While the public and lawmakers are still reeling from Virginia’s medical record breach, which potentially compromised 8 million patient records and included a whopping $10 million dollar ransom [i] demand by the hackers, its time to take a hard look at whether Internet security and data management are mature enough to be combined with sensitive medical data.
Not all breaches come with headline grabbing ransom demands, or even make the news due to varying data breach disclosure laws, [ii] but they all effect patients and consumers like you and me. This month, in addition to the Virginia case, UC Berkeley reported a breach in their health services center databases affecting 160,000 students and alumni [iii]. In April, Palo Alto Medical Foundation reported the theft of a laptop containing personal and medical information of 1,000 patients [iv], Moses Cone Health System in North Carolina also had a laptop stolen containing over 14,000 patients information [v]. According to the Identity Theft Resource Center [vi] more than 50 breaches were reported by health care providers in the first six months of 2008, and nothing indicates this number is in decline.
All parties agree that hemorrhaging patient’s medical information has to stop. The question is, how?
In an environment where no data is compromised and where patient privacy was assured, the benefits of instant access to complete, accurate, medical records are obvious. Treatment errors could be reduced, tests could be streamlined, communication and collaboration between multiple care providers could be optimized, and emergency room physicians could have immediate access to the medications and allergies of incoming patients. This was the vision in 2004 of the Bush administration as they unveiled a project to mandate that every American had an electronic health record by 2014. It remains the vision of the Obama administration where electronic health records are “one of the linchpins” of overhauling the nation’s health care system.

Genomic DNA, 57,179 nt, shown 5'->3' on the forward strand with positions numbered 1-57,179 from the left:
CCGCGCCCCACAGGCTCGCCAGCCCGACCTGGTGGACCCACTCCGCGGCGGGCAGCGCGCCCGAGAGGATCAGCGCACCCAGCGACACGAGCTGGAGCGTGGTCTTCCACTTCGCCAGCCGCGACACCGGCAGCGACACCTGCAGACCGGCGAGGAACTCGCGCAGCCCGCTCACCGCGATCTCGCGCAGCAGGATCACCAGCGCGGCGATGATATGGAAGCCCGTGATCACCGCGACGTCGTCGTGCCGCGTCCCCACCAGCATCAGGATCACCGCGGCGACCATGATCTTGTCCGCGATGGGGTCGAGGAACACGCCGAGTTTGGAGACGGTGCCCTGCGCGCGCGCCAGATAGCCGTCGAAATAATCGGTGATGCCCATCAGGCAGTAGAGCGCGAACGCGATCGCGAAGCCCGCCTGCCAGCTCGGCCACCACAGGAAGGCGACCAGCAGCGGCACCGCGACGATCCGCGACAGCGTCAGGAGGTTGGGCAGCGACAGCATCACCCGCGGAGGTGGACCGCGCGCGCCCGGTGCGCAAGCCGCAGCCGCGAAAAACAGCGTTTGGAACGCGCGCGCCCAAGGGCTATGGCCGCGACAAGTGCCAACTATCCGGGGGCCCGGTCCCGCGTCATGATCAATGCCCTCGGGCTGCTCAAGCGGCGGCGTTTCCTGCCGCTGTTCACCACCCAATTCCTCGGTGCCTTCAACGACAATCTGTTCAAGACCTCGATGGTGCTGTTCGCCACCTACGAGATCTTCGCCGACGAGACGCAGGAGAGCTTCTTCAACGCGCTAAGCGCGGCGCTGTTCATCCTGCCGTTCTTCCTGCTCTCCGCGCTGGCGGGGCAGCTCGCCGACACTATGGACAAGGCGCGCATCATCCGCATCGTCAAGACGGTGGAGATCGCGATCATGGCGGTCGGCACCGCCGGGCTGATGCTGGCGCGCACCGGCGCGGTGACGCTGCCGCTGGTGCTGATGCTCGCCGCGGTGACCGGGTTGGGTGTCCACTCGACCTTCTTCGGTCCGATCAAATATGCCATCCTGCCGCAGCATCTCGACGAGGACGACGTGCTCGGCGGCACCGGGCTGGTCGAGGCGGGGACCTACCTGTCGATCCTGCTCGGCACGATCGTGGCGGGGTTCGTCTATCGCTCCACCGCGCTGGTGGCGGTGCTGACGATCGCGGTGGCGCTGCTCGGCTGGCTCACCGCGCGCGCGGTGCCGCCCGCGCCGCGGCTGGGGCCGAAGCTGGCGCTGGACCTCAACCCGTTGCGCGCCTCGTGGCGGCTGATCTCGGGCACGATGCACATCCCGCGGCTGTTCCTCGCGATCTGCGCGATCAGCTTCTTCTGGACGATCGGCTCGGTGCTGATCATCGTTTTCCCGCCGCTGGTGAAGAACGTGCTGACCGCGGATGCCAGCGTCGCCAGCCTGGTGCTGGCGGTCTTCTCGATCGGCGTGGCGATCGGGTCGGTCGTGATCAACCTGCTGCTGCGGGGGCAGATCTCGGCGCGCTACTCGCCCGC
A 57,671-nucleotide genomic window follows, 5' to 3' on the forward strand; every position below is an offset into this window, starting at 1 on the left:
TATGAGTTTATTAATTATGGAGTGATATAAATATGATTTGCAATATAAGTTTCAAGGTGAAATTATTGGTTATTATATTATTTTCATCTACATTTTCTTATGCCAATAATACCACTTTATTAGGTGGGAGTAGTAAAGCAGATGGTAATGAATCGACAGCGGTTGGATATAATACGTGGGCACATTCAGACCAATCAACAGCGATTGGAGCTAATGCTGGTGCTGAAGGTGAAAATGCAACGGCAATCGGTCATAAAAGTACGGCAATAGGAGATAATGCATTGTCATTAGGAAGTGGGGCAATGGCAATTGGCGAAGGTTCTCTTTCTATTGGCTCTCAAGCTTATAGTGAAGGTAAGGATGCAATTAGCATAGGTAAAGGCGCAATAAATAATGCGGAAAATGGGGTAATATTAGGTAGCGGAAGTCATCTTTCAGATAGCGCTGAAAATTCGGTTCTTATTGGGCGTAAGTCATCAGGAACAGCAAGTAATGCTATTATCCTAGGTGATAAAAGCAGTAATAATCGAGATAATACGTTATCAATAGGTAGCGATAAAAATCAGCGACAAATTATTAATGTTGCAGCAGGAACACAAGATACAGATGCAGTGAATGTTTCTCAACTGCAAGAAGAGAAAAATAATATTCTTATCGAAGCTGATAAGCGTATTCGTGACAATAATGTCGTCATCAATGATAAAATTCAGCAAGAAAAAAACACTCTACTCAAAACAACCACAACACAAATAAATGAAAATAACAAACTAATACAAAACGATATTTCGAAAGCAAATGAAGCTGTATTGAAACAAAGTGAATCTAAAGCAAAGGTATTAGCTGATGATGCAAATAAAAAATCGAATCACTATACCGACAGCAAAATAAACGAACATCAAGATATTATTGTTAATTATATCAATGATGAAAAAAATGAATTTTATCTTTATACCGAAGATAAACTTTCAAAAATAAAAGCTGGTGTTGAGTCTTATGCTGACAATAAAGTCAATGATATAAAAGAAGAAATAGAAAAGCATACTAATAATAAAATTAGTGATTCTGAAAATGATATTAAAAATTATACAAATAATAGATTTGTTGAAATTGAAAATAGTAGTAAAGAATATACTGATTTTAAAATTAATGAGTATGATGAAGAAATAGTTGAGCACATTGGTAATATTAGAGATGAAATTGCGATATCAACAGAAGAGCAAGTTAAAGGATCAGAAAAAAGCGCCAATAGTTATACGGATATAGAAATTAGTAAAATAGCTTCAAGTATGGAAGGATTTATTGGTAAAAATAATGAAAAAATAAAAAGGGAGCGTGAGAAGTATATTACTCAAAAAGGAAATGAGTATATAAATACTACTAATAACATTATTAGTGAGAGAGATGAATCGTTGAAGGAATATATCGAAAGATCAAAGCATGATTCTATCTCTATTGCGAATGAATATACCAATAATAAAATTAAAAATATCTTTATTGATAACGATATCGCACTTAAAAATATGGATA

We don’t live in that utopian, digitally secure, and privacy protected environment.
Instead, we live in a world where cybercriminals consider medical records a golden goose, enabling millions of dollars in revenue [vii] from false billing. A world where the threat of blackmail over potentially embarrassing medical information or more innocent forms of exposure may induce patients to withhold important information from their care providers, and where medical histories, falsified by criminals to procure prescription medications, may in fact harm, even kill, patients as doctors assume the information is accurate. Until data went online, medical record theft was restricted to people breaking into a doctor’s office or disgruntled employees. The extent of the data lost was limited to the records in that office. Now millions of online records await hackers at home or abroad, location is irrelevant.
We live in a world where government and institutional organizations are forced to take cost cutting measures, where the decision makers aren’t the security specialists, and where data security is not the primary focus of the organization. Risks include turnover rates in staff which make proper security training and reviews both expensive and difficult; too few employees with a technological background strong enough to understand (or care) how risks occur; pressure to get more done in less time; and little internal monitoring for theft by disgruntled employees. In every scenario, the likelihood of devices being stolen, passwords compromised, outsiders being able to wander in, and procedural process failures exposing vulnerabilities are staggering.